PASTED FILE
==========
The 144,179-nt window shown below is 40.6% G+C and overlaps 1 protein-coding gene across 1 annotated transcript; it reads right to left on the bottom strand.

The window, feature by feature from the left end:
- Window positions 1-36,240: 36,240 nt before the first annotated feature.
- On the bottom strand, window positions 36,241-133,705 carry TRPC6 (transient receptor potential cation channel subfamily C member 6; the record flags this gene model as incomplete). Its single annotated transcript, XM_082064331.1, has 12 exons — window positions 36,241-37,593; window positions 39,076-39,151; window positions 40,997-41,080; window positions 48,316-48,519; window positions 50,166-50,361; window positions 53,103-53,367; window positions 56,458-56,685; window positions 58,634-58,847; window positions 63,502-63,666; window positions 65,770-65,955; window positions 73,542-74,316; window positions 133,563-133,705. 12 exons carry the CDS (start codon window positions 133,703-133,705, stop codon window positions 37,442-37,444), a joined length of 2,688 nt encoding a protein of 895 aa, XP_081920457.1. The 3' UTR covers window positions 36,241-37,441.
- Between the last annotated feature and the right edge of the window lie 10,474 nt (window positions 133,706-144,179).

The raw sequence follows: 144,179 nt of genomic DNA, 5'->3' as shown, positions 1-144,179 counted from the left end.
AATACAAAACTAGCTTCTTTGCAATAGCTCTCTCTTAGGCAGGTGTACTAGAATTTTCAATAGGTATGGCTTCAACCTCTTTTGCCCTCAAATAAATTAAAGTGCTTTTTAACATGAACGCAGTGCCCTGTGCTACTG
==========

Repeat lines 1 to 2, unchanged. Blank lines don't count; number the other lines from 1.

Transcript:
The 144,179-nt window shown below is 40.6% G+C and overlaps 1 protein-coding gene across 1 annotated transcript; it reads right to left on the bottom strand.

The window, feature by feature from the left end: